Balance: While I promote healthy eating, parents must be careful not to be too restrictive. Allowing a certain amount of unhealthy food may be very important to your children’s health. Kids who feel as if they are being deprived with likely sneak junk food and binge on unhealthy food whenever they are given the chance. Be sure, in moderation, to include some unhealthy foods in your children’s diet. Even letting kids overindulge is important for their natural learning process – for example, on Halloween my wife and I let the kids eat as much candy as they want, then allow them one piece a night after the holiday.
Focus on Fun: Whenever an adult client is choosing a physical activity the most important criteria is that it is fun. When an overweight client begrudgingly commits to going to the gym I know that the choice will not be sustainable. When choosing and promoting physical activity for your family the same principle applies – it must be fun. Be aware of the often unconscious pattern of choosing competitive games that end up being “no fun”. Many of my overweight clients report associating physical activity with competitive sports where they felt as if they failed. Even if your children are “good” at competitive sports, be sure that they experience regular non-competitive physical activity. Also, I recommend doing active things as a family – such as bike riding, hiking, swimming, or flying kites.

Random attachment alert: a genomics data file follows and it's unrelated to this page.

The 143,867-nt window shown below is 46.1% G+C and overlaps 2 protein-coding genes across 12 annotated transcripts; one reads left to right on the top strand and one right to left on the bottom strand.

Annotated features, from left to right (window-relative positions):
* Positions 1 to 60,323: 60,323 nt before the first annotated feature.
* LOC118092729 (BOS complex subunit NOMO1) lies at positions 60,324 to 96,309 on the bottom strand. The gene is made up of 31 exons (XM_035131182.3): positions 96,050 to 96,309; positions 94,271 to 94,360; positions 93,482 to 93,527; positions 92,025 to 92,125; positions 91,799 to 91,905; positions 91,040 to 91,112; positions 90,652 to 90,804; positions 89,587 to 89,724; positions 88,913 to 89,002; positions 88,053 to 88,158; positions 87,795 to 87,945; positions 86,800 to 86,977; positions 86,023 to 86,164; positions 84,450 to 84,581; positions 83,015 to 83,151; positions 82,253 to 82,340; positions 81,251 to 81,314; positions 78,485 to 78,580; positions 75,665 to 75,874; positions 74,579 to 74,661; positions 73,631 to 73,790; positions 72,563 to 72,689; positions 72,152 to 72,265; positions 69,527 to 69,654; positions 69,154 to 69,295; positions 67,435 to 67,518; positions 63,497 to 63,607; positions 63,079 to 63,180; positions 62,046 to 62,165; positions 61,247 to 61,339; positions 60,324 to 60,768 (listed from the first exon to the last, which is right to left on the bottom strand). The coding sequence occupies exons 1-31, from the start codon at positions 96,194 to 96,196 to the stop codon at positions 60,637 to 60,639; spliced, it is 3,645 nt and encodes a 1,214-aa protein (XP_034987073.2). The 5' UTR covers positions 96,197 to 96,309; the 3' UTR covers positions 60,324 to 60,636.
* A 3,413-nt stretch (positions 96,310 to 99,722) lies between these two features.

Fulfillment: So many of my adult obese clients use food to cope with stress, anxiety, fear, loneliness, sadness, and grief. They are trying to “fill up” a void in their lives. From my perspective, there is one critical question, the answer to which I believe will lead them out of their negative patterns of behavior with food: What really feeds you? So many of us in this country have gotten distracted by the images of success and beauty that we see projected on the TV screens, billboards, and magazines. We have been taught to try and fill ourselves from outside rather than from inside. The biggest gift that you can give your children (and yourself) is love. Teach your children to love themselves no matter what size they are, no matter how much money they have, regardless of whether they fit in with the “cool crowd”. When a child gets love and encouragement, when they feel successful and supported, they will be far less likely to turn to food as a “filler”.
In Chinese there are two characters that are used to represent the word “crisis” – by itself the first character stands for “danger” while the second character stands for “opportunity”. I believe we have a wonderful opportunity with this obesity crisis to regain our perspective of what really matters. I don’t believe that this is simply a health crisis – I believe this is much more than that. This is a family crisis, an emotional crisis and even a spiritual crisis. No political slogan or government program is going to fix what is broken – this is an inside job. When people personalize this issue and really take responsibility for the choices that they are making, we will see this trend begin to change.